Left to Your Own Devices

Self-service beauty gadgets bring doctors’ high-tech weapons home.


Until very recently, a typical evening of at-home beauty maintenance involved nothing more complicated than a bottle of nail polish, a jar of face mask and last week’s episode of Gossip Girl on TiVo. Relaxing? Maybe. Life-changing? Definitely not. But a new wave of high-tech, do-it-yourself beautifying devices is aiming to change that. According to the makers of these gadgets—which enable consumers to treat their skin woes with microcurrents, light-emitting diodes (LEDs) and even lasers—a trip to the medi-spa is so 2007. Allison Slater, vice president of retail marketing at Sephora, reports that by year’s end, the chain will nearly double its stock of such products, and she predicts that “women will start replacing visits to the doctor’s office and facials with at-home devices.”

Many of these handheld mini machines employ LEDs, tiny bulbs that operate at specific wavelengths to treat complexion concerns. When directed at the skin, blue light blasts acne-causing bacteria while red light targets wrinkles by stimulating collagen. Dermatologist Nicholas Perricone is one of the first to brand an LED unit with his name—the $335 PerriconeMD Cosmeceuticals Light Renewal launched in June—and he’s currently developing another device that employs muscle-stimulating technology to firm skin. “I really do think the future is light and electricity,” he says.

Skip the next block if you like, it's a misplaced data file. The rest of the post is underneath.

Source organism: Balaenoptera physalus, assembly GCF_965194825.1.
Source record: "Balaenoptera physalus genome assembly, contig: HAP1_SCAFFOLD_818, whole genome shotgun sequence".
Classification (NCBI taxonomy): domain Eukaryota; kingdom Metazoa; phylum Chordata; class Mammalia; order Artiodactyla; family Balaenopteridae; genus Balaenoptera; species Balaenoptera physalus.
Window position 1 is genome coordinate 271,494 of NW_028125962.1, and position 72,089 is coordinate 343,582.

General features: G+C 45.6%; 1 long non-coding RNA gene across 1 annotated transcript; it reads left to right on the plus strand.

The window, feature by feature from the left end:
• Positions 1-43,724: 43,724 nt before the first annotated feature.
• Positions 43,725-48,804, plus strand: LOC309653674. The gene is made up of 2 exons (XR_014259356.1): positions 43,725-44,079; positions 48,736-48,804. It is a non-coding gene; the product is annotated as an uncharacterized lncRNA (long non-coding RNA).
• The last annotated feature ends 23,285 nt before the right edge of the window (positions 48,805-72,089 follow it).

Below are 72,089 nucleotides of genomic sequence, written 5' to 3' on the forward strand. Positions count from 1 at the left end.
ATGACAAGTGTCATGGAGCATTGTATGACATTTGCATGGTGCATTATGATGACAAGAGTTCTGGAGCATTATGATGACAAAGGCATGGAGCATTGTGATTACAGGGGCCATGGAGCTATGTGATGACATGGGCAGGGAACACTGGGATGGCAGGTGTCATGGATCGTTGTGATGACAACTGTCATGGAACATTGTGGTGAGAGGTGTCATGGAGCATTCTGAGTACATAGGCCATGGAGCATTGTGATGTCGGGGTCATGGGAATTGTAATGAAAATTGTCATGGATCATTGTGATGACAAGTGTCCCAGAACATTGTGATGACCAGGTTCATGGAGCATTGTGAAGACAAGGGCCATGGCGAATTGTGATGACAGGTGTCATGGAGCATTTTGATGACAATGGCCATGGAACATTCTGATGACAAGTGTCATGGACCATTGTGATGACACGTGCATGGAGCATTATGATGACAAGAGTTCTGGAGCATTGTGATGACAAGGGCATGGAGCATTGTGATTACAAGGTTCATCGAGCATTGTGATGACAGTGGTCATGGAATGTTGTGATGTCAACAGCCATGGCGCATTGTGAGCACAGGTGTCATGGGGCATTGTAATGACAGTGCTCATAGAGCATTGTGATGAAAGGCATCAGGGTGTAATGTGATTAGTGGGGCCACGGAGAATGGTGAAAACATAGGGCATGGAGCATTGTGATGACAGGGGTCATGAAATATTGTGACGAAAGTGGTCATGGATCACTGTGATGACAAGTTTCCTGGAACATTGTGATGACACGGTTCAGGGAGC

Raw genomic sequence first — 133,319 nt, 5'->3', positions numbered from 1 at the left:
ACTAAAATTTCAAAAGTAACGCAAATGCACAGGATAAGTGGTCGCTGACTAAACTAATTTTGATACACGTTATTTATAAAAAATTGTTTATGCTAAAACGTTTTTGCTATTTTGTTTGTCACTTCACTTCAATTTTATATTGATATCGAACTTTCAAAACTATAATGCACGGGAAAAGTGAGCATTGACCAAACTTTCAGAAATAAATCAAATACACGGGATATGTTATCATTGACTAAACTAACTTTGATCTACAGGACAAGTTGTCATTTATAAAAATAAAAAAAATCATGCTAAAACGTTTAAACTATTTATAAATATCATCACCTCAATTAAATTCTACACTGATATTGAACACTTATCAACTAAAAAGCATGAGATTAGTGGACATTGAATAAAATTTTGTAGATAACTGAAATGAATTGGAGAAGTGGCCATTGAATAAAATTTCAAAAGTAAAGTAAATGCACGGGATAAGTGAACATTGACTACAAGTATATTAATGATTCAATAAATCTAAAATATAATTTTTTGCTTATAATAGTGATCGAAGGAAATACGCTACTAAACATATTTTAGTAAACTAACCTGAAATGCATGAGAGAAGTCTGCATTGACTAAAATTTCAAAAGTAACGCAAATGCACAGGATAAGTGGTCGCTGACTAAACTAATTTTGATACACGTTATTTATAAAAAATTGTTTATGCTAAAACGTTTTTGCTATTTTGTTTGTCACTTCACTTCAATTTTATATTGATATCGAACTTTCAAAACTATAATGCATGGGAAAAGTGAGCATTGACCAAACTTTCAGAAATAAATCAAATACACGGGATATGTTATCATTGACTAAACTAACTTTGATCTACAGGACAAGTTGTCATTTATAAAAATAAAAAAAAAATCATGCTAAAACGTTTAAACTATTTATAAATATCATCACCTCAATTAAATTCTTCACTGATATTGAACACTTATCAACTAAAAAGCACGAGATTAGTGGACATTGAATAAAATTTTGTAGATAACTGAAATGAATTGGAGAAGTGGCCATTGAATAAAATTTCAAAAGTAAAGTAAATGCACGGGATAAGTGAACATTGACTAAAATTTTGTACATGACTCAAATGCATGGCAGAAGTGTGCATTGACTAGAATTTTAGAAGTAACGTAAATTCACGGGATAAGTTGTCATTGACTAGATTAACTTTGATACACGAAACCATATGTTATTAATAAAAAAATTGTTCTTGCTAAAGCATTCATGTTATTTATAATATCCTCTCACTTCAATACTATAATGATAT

Corporate giants are also getting in on the act: L’Oréal, Procter & Gamble and Johnson & Johnson are looking into the at-home market. Ellen Marmur, chief of dermatologic and cosmetic surgery at Mount Sinai hospital in New York, believes that these devices are most effective as complements to professional treatments like those she offers in her practice. “If you want maintenance, or a modest improvement, hopefully [an at-home LED] will do it,” she says. “But people shouldn’t expect miracles.” New York dermatologist Neil Sadick, who has conducted clinical trials for at-home devices, is more optimistic, asserting that results from antiaging gadgets can “approach” those from in-office treatments. Still, he predicts that the biggest successes in the DIY category will be products that target unwanted hair and acne.

At-home hair-removal gizmos have certainly come a long way since the painful-to-employ Epilady. The first of the new generation, a $250 unit called the No!No!, hit U.S. shores in September, having already achieved best-seller status in Europe and South America. No!No! uses a thermodynamic wire to painlessly heat and kill hair follicles, resulting in permanent hair reduction. Even newer hair-removal units, such as the just-launched Tria ($995 at Bergdorf Goodman) and Silk’n ($800 at doctors’ offices), attack follicles with the same technology employed by dermatologists: lasers and pulsed light.

Zit zappers, meanwhile, deliver a concentrated blast of heat to a pimple, eradicating bacteria. Popular models include the $189 Zeno Pro and the $150 ThermaClear. Radiancy, the maker of No!No!, is also planning a U.S. debut for its acne eradicator, the No!No! Skin. “[Overseas] consumers carry it in their purse for pimples that are just starting to come out,” says Dolev Rafaeli, Radiancy’s president and CEO.

It sounds simple enough, but, as is the case with any DIY project, at-home skincare can require serious commitment. The maker of the Tända Professional Skincare System, for example, recommends using its red-light LED product for 18 minutes a day for 30 days, then two to three times a week after that. “It’s a lifestyle,” says Maha Sherif, president and CEO of Ageless Beauty Corporation, maker of the new Evis MD Platinum LED. “It’s just like exercise: You can’t do it two or three times a year and expect to be fit.”